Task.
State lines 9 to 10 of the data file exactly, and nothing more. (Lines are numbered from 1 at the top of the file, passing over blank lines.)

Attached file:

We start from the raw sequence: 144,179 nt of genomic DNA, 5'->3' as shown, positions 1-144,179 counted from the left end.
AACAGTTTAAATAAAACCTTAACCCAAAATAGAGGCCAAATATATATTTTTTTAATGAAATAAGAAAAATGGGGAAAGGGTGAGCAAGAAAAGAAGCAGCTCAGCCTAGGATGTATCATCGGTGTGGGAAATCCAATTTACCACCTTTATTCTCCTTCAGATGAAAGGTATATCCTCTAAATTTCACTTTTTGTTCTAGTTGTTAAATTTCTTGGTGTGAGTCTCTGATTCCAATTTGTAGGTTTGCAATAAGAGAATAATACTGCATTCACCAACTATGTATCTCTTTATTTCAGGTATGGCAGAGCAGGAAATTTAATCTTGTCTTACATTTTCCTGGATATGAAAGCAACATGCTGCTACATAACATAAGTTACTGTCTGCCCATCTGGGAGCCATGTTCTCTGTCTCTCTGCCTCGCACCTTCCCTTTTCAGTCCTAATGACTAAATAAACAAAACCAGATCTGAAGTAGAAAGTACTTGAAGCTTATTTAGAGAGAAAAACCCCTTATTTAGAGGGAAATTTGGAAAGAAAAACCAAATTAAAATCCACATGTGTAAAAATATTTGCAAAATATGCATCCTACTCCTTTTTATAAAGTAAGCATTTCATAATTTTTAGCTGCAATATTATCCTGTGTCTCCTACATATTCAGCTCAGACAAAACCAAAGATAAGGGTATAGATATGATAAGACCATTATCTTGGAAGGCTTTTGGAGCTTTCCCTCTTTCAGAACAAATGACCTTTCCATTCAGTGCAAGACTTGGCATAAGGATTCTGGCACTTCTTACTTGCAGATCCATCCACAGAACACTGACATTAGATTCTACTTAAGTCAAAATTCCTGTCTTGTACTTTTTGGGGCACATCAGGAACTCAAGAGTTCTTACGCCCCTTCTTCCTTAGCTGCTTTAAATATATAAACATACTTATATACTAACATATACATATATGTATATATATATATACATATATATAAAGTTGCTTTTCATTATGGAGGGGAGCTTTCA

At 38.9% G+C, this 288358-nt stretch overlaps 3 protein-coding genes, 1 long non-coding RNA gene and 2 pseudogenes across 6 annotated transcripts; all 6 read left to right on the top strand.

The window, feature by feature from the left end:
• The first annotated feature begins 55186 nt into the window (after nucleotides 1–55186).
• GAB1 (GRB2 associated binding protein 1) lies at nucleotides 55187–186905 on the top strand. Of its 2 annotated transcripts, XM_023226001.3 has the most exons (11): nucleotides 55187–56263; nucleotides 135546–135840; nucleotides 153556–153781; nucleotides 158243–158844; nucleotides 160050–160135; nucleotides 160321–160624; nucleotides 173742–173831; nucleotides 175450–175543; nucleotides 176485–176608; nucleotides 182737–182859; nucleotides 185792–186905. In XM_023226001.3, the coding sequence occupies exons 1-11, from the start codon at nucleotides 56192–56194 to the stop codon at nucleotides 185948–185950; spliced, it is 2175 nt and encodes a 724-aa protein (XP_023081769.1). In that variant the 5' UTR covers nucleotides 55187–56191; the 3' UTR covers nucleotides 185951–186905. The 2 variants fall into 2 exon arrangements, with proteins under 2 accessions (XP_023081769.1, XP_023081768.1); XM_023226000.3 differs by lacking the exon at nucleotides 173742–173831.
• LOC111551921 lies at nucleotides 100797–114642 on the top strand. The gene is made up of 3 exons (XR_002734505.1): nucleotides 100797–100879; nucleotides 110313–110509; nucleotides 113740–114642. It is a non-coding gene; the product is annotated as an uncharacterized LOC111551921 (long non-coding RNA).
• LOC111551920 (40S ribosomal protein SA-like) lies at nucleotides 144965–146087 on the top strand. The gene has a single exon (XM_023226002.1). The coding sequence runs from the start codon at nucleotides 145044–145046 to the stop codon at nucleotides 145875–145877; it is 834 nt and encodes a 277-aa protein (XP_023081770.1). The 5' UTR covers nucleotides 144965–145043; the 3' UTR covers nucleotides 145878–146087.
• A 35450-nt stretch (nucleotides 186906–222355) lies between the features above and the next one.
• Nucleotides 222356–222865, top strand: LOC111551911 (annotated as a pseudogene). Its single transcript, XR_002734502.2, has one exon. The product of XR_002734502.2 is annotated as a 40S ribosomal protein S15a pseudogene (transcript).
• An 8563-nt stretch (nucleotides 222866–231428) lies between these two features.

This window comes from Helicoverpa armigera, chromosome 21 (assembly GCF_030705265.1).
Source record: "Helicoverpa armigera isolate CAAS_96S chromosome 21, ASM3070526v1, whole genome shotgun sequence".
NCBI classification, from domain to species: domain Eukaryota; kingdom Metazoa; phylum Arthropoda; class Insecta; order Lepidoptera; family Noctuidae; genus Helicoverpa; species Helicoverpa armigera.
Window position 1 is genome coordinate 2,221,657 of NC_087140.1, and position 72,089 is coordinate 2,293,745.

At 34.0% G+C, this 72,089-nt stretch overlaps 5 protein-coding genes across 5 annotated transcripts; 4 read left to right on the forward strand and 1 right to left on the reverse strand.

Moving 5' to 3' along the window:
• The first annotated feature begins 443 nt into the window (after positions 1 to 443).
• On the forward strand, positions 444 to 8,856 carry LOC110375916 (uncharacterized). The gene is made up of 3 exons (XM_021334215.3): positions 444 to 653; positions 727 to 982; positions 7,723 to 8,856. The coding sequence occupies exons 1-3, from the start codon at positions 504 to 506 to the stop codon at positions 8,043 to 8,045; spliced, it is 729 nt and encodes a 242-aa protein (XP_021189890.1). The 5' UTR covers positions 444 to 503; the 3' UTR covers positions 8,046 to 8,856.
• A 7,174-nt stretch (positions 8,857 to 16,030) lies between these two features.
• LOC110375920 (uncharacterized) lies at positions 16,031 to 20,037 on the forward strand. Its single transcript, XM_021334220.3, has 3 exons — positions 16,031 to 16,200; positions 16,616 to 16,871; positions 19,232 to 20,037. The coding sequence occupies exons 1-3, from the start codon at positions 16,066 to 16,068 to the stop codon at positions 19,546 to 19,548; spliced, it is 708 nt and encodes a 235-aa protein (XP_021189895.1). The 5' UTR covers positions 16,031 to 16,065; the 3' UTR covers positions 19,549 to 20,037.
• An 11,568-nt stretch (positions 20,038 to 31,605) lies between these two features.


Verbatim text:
• A 35450-nt stretch (nucleotides 186906–222355) lies between the features above and the next one.
• Nucleotides 222356–222865, top strand: LOC111551911 (annotated as a pseudogene). Its single transcript, XR_002734502.2, has one exon. The product of XR_002734502.2 is annotated as a 40S ribosomal protein S15a pseudogene (transcript).